Mumbai: Analysts expect a drop in net profits and a slight spike in revenues of Reliance Industries Ltd (RIL) for the three months to September as refining margins stay subdued and ramp up of gas production is slower than expected.
A Mint poll of numbers crunched by analysts from seven domestic and foreign brokerages has thrown up an average expected profit after tax of Rs3,758.76 crore and revenues of Rs45,827.25 crore, a rise of over 2%, from Rs44,787 crore RIL had reported in the same quarter last year. It had reported profits of Rs4,122 crore for the September quarter in 2008.
There was a virtual convergence in earnings analysis, with four out of six analysts (one analyst did not give estimates) pitching RIL’s gross refining margins—earnings from turning crude oil into a variety of fuels—at $6.5 (Rs303) a barrel.
The other two put the figures at $6 and $6.9 per barrel. Profit figures, too, reflect the same convergence in estimates. India’s most valuable firm has not announced the date for publishing its financial results as yet.
“It will be very difficult for RIL’s profits to breach the Rs3,900 crore level, primarily because of weakness in refining margins. Also, the ramp up from KG D6 (oilfield in the Krishna-Godavari, or KG basin off India’s east coast) has been slow,” said a Mumbai-based sector analyst with a foreign brokerage, who did not want to be identified as he is not authorized to speak to the media.
According to him, the gas production should have hit 40 million standard cu. m a day (mscmd) in June-July. “The gas pick-up has not been as expected and that is completely an exogenous factor for RIL.”
Niraj Mansingka and two other analysts with Edelweiss Securities Ltd wrote in a 7 October note to clients that they expected “higher contribution from oil and gas segment as KG gas production ramped up to 36-37 mmscmd currently” and “tepid performance of petrochemicals segment”.
They added that an “increase in earnings from higher gas output and merger of RPL (Reliance Petroleum Ltd) refinery (could) offset the fall in refining margins and petrochemicals Ebit (earnings before interest and tax)”, but predicted refining overcapacity will be denting margins in the next 12 months.
P.M.S. Prasad, RIL’s executive director, in a media briefing in February this year had indicated that the company wants to speed up the production from KG D6 and hit the peak capacity output of 80 mscmd by December this year—a target that increasingly seems hard to achieve.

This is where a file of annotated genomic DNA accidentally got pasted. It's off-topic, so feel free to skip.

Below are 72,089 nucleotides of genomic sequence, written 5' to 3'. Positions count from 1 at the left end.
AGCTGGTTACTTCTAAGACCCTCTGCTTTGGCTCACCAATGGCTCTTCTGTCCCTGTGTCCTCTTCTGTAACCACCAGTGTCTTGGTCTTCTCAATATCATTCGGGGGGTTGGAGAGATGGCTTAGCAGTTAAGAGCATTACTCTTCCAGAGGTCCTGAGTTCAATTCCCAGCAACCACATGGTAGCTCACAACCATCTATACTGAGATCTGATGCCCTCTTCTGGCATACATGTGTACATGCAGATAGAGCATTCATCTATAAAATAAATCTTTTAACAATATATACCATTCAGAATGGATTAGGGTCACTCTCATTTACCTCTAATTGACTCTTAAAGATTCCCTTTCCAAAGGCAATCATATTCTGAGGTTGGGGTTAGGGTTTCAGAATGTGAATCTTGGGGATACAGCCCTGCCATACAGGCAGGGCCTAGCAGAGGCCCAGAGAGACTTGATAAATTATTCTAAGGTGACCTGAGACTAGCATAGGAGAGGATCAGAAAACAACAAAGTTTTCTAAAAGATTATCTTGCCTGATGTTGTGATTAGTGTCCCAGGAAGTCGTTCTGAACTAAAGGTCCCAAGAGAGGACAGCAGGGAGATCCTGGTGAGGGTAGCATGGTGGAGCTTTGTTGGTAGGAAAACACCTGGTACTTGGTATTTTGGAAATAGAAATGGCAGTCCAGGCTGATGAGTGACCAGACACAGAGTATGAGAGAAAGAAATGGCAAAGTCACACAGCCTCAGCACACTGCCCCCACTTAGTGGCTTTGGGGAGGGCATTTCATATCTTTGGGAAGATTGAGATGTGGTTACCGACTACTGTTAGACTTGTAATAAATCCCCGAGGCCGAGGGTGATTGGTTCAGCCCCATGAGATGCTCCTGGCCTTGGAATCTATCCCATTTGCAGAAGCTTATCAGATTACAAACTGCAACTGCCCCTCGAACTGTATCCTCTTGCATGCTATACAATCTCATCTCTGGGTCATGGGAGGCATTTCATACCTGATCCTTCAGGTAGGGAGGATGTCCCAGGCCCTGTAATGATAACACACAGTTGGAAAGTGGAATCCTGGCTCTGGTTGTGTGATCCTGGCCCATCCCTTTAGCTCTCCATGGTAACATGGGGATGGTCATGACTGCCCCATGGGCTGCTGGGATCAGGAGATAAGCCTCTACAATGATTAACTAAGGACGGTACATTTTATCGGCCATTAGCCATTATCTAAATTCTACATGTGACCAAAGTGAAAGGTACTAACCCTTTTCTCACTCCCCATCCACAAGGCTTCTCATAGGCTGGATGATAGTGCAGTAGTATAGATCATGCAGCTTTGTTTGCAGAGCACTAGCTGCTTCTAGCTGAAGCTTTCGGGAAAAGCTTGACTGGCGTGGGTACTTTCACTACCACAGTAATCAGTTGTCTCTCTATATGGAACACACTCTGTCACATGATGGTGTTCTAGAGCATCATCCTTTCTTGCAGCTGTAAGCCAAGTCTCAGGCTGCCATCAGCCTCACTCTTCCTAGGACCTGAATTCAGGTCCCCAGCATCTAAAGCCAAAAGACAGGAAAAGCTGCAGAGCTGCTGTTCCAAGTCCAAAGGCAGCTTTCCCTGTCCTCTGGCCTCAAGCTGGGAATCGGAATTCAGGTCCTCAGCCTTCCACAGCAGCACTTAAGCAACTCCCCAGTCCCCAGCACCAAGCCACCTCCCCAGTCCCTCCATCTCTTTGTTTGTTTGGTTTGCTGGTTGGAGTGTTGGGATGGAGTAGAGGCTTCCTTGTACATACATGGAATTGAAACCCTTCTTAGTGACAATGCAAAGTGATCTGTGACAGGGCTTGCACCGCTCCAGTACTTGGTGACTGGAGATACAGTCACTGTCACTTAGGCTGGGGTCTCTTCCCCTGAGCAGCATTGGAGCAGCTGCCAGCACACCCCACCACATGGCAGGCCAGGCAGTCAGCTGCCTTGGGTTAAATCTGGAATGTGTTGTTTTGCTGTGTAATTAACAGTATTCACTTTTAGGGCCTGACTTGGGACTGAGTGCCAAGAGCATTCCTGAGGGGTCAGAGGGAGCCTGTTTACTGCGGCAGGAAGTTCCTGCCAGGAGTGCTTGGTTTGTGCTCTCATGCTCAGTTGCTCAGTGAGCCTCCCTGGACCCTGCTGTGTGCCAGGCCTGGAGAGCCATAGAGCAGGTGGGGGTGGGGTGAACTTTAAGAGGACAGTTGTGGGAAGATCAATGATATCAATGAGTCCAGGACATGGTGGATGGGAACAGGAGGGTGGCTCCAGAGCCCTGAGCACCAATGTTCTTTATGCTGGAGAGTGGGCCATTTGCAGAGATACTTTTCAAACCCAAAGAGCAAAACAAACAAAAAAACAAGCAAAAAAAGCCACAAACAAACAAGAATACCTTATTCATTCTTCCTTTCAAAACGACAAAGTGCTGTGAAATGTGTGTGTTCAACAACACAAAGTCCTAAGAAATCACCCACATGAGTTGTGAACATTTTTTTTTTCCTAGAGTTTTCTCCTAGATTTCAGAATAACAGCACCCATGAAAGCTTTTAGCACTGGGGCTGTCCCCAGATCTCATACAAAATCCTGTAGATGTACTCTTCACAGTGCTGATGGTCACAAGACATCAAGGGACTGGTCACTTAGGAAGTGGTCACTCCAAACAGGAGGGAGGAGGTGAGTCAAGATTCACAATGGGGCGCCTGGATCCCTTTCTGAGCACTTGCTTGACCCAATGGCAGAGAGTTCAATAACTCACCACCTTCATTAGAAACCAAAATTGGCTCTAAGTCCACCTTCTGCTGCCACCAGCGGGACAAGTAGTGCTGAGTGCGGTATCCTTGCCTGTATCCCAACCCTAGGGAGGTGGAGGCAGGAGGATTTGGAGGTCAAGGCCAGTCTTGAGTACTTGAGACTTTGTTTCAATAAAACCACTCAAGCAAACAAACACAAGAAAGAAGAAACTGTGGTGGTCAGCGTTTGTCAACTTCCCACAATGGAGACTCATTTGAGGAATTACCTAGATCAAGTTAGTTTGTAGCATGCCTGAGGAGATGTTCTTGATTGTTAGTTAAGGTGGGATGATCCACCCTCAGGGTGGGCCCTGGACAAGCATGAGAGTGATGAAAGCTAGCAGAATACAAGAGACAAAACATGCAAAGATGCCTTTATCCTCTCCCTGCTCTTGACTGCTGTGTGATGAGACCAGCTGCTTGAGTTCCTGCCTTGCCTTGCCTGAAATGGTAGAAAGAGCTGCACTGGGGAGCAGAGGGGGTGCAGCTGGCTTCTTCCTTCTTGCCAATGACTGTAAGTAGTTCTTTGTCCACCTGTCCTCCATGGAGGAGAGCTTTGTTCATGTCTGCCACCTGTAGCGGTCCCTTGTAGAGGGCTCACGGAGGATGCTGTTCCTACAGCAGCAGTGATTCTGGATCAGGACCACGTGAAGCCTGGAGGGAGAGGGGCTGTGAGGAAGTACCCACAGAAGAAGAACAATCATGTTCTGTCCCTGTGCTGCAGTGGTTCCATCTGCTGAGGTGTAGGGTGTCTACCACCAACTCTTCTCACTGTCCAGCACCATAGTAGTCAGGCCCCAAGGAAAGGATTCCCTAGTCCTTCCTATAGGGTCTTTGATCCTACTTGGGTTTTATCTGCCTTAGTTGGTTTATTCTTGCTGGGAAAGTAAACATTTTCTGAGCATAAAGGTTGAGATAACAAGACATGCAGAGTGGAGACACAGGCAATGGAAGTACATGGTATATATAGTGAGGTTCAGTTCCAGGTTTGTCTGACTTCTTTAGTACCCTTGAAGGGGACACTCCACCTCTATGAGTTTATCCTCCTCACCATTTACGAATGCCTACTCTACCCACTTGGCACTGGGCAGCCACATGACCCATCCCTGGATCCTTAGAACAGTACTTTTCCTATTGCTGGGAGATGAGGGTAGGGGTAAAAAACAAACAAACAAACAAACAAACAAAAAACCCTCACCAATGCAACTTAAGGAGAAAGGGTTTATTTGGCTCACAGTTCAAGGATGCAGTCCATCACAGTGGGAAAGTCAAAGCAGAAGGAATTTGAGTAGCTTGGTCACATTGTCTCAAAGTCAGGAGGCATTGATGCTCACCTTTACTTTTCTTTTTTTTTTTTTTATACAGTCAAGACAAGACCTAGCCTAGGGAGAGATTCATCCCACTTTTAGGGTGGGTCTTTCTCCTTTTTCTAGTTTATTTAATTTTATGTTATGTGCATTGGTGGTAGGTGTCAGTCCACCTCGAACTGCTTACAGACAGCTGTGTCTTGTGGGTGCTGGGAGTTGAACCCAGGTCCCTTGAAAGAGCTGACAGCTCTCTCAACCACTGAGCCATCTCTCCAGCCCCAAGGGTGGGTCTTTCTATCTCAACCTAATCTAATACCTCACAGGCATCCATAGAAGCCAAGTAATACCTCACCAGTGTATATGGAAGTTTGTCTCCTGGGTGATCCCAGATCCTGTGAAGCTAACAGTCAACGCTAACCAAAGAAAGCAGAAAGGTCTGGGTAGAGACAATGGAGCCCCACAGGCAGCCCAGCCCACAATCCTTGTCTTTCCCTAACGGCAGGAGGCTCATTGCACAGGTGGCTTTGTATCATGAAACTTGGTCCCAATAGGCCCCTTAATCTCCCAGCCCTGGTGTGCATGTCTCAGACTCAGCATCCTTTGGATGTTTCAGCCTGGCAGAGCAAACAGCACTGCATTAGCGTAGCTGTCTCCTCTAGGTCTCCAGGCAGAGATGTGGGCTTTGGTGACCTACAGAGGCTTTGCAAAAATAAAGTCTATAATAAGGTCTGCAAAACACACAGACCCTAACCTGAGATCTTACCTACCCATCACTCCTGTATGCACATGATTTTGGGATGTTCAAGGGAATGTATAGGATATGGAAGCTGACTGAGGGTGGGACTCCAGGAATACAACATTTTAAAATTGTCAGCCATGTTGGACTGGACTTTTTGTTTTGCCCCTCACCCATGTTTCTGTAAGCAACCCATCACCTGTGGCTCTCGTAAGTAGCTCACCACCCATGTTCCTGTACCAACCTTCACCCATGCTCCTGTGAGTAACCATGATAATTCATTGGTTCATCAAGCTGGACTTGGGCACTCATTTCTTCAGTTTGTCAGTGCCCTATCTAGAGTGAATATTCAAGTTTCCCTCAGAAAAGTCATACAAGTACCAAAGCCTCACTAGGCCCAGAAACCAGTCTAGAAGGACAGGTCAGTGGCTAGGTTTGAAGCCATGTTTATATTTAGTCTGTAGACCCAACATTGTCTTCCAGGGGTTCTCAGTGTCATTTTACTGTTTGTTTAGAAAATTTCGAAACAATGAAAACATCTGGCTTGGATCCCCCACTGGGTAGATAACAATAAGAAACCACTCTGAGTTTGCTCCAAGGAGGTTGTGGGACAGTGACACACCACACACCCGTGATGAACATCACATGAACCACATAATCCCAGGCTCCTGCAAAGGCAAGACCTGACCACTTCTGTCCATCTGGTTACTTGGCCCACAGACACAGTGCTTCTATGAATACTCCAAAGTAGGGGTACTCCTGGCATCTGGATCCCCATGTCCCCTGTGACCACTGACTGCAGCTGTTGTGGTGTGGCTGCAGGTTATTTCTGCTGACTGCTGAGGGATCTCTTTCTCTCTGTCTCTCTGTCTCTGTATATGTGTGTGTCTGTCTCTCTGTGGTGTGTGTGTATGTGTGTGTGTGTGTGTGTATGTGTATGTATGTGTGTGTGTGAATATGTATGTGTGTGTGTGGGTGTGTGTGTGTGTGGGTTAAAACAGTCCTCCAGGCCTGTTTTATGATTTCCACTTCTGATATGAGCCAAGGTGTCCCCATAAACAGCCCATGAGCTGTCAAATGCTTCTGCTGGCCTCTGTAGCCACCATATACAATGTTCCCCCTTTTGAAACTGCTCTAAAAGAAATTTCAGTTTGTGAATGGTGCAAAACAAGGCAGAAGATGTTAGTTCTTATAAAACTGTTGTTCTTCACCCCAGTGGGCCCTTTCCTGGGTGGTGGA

RIL’s KG D6 block, the country’s most prolific gas find that started production in April, is being viewed as the company’s biggest money-spinner for the next few years, but remains saddled with government regulations that determine users, quantity and price of gas and an ongoing lawsuit with estranged brother Anil Ambani’s Reliance Natural Resources Ltd (RNRL) in the Supreme Court.
The second recent addition to RIL’s asset portfolio has been RPL’s 580,000 barrels a day Jamnagar refinery, which was commissioned in end-2008, but the firm has a uphill task of selling high-quality fuels in an oversupplied global market.
The excitement in the first quarter of this fiscal was rooted in these two projects—both biggest in their respective sectors—coming on stream and contributing to the revenues for the first time in the April-June quarter.
“Weaknesses persist in refining, retail (sectors). Though petrochemical margins have rebounded, petrol and diesel margins have plunged in the red due to a spurt in crude prices. Moreover, refining margins continue to remain soft... With abundant petrochemical capacities coming on stream, we expect these margins to come under pressure,” wrote ICICI Securities Ltd’s analysts Amit Mishra and Gagan Dixit in a 5 October report.
The current quarter to December could throw up more excitement as gas production increases—maybe at a faster pace—and clarity emerges on the legal spat over sharing of gas between RIL and RNRL.
A lot is playing on the investors’ sentiments, with RIL having announced a 1:1 bonus share offer last week to reward shareholders and the younger Ambani making peace overtures to his elder brother on Sunday that could possibly pave way for some kind of a reconciliation.
Citibank’s analysts Rahul Singh and Saurabh Handa, who have a “hold” rating on the stock, on 8 October spelt out that a “more constructive view on RIL would be contingent” on three critical issues—“marked improvement in refining outlook, settling gas dispute and stock correction”.
A 9 October Kotak report pointed out another positive trigger for the stock: that RIL needs to announce additional recoverable hydrocarbon reserves of 50 trillion cu. ft “to justify the current stock price”. It has a “sell” rating on the firm.